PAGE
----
Integrated Transit Planning: Principles for Providence’s Mobility Network

Public Transit is the live blood of the modern city. It has become more and more apparent that the cities that have robust regional transit options will be the cities that prosper. I am excited about the plans that the Rhode Island Public Transit Administration is drawing up for the first Streetcar line serving downtown in over 60 years. With all the talk of transit going on due to RIPTA’s Core Connector Study, I pulled together the principles below to hopefully inspire the creation of a better plan that supports a more prosperous region that is, of course, a nicer place to live.

This is an incomplete list, and it would be great to hear your additions in the comments below.

The Region

The physical organization of the Metropolitan Providence should be supported by a framework of transportation alternatives. Transit, pedestrian, and bicycle systems should maximize access and mobility throughout the region while reducing dependence upon the automobile.

A transit system should support the ongoing development of towns and cities by respecting historical patterns, precedents, and boundaries.

Transit should serve to connect activity centers within the region. Corridors should be located to encourage the redevelopment of existing city fabric. The evolution of suburban development should also be considered when locating these corridors. Failing suburban retail center, big box stores and office parks should be consider retrofit opportunities that would add higher densities if served by transit.

Strong connection to regional rail and shipping services is not only an economic necessity, but will provide further alternatives to highway driving for the business and citizens in Providence.

Neighborhoods

Neighborhoods should be compact, pedestrian-friendly, and mixed-use. Districts generally emphasize a special single use, and should follow the principles of neighborhood design when possible. Corridors are regional connectors of neighborhoods and districts; they range from boulevards and rail lines to rivers and parkways. Transit spines should work with these larger linear features to enhance the connections between neighborhoods.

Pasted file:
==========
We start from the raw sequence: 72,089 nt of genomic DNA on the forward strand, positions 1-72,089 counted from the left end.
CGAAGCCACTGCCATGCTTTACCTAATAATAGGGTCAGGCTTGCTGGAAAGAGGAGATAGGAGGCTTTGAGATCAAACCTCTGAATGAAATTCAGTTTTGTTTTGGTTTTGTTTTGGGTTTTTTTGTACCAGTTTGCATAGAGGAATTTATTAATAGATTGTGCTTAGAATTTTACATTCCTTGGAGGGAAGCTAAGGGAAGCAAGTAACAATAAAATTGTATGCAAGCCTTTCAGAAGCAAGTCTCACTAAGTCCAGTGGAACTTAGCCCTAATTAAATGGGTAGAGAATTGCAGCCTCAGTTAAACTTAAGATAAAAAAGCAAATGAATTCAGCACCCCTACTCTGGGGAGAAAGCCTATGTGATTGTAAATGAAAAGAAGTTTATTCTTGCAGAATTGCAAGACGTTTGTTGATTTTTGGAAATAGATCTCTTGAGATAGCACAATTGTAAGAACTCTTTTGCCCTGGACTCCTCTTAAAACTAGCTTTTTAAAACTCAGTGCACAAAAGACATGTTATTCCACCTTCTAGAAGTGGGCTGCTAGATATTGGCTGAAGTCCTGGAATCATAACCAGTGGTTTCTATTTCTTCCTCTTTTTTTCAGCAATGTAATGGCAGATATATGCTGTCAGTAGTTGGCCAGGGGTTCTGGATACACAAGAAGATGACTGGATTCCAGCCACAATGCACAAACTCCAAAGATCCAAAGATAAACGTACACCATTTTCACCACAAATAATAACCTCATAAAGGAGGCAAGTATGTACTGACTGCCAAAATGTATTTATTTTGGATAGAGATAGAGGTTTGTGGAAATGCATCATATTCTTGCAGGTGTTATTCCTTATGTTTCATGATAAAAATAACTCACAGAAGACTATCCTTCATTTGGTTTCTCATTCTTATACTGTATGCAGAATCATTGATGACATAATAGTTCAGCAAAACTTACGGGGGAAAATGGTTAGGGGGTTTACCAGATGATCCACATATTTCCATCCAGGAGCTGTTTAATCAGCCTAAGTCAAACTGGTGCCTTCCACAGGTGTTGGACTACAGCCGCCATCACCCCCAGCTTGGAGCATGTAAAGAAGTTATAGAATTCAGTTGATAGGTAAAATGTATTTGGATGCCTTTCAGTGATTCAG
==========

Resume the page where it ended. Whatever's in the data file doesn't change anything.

Transit corridors, when properly planned and coordinated, will help organize Providence’s metropolitan structure and revitalize the urban core. These corridors should be planned to connect neighborhoods and to provide easy access to the services and destination located in Downtown.

Wherever possible, new development shall be sited on underutilized, poorly designed or already developed land. Transit stops should be located in these areas to encourage redevelopment. Future development should be organized based on the principles of a walkable neighborhood with plans for transit integrated into the design.

Neighborhoods must be compact, with a range of densities that are compatible with existing places and cultures. Successful transit options require lively, mixed-use urban places.

Brownfields shall be redeveloped, using cleanup methods that reduce or eliminate site contaminants and toxicity. Redevelopment of these sites should rely on transit and reduce or eliminate parking requirements.

Networks

Multiple transit option should be provided to ensure all citizens of Providence have access to jobs, entertainment and recreation. Automobile travel should be discouraged to promote more sustainable forms of mobility.

A resilient transportation network requires many nods, stations and multiple opportunities to navigate to a destination. Planners must recognize that people will change their course if needed and the network should provide as many choices as possible.

A transit system should be organized around a network of corridors, and thoroughfares. Transferring from one mod to another should be easy and well organized. Expansion of the network should create a web of transit facilities.

Providence has a fragmented urbanism which transit should work to connect. The network should provide transportation option within a neighborhood as well as travel between neighborhoods.

Streets and Blocks

The design of streets and the entire right-of-way shall be directed at the positive shaping of the public realm to encourage shared pedestrian, bicycle and vehicular use.

All transit stops should be designed as permanent amenities to the streetscape. These stations should build on the culture and identity of both the corridor and neighborhood.

Development should create a positive public realm that is designed to provide pedestrian comfort and safety. Transit should be integrated within developments and public space to further enhance these aims.

Retail and first floor commercial uses are important elements of a mixed use neighborhood. Transit should be planned to enhance the economic development potential of first floor uses that will add life to the street and enhance community safety.

Buildings

Development within a five minute walk of transit should not require parking. The market should dictate if any off street parking is needed based on sales or leasing requirements.

Transit infrastructure should respect the character of the neighborhood. The streetscape, including transit facilities, should be designed to improve the pedestrian experience, and enhance the surrounding businesses.

For more on smart planning principles click herehere and here.

[Image By food_pvd]

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